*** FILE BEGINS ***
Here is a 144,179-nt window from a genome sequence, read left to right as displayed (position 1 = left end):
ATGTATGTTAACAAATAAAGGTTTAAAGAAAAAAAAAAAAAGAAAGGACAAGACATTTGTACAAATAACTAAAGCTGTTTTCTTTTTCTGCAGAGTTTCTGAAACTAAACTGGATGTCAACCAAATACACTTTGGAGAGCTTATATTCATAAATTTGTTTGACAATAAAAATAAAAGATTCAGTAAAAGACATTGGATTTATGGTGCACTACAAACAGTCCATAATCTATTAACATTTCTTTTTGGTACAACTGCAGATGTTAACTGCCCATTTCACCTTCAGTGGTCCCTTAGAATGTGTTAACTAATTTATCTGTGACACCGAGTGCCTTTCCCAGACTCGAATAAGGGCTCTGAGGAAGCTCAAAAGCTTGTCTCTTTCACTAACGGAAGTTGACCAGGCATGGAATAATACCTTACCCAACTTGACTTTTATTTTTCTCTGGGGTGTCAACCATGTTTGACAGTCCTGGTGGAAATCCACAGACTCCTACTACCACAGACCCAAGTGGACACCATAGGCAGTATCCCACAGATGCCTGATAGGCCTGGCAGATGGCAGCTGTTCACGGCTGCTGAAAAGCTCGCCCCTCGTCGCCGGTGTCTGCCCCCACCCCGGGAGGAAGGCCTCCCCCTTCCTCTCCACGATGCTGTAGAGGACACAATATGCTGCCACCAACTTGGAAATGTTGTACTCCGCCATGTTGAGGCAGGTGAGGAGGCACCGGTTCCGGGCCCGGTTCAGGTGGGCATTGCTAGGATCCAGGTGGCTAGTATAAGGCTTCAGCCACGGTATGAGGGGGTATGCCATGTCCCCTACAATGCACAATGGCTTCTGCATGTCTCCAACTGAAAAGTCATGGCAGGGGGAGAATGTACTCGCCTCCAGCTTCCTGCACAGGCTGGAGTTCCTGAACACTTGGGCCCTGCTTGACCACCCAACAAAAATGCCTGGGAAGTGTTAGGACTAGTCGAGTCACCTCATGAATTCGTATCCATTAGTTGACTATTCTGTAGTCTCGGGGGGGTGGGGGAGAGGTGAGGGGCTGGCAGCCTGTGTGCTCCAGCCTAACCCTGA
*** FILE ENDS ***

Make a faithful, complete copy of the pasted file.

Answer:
Here is a 144,179-nt window from a genome sequence, read left to right as displayed (position 1 = left end):
ATGTATGTTAACAAATAAAGGTTTAAAGAAAAAAAAAAAAAGAAAGGACAAGACATTTGTACAAATAACTAAAGCTGTTTTCTTTTTCTGCAGAGTTTCTGAAACTAAACTGGATGTCAACCAAATACACTTTGGAGAGCTTATATTCATAAATTTGTTTGACAATAAAAATAAAAGATTCAGTAAAAGACATTGGATTTATGGTGCACTACAAACAGTCCATAATCTATTAACATTTCTTTTTGGTACAACTGCAGATGTTAACTGCCCATTTCACCTTCAGTGGTCCCTTAGAATGTGTTAACTAATTTATCTGTGACACCGAGTGCCTTTCCCAGACTCGAATAAGGGCTCTGAGGAAGCTCAAAAGCTTGTCTCTTTCACTAACGGAAGTTGACCAGGCATGGAATAATACCTTACCCAACTTGACTTTTATTTTTCTCTGGGGTGTCAACCATGTTTGACAGTCCTGGTGGAAATCCACAGACTCCTACTACCACAGACCCAAGTGGACACCATAGGCAGTATCCCACAGATGCCTGATAGGCCTGGCAGATGGCAGCTGTTCACGGCTGCTGAAAAGCTCGCCCCTCGTCGCCGGTGTCTGCCCCCACCCCGGGAGGAAGGCCTCCCCCTTCCTCTCCACGATGCTGTAGAGGACACAATATGCTGCCACCAACTTGGAAATGTTGTACTCCGCCATGTTGAGGCAGGTGAGGAGGCACCGGTTCCGGGCCCGGTTCAGGTGGGCATTGCTAGGATCCAGGTGGCTAGTATAAGGCTTCAGCCACGGTATGAGGGGGTATGCCATGTCCCCTACAATGCACAATGGCTTCTGCATGTCTCCAACTGAAAAGTCATGGCAGGGGGAGAATGTACTCGCCTCCAGCTTCCTGCACAGGCTGGAGTTCCTGAACACTTGGGCCCTGCTTGACCACCCAACAAAAATGCCTGGGAAGTGTTAGGACTAGTCGAGTCACCTCATGAATTCGTATCCATTAGTTGACTATTCTGTAGTCTCGGGGGGGTGGGGGAGAGGTGAGGGGCTGGCAGCCTGTGTGCTCCAGCCTAACCCTGA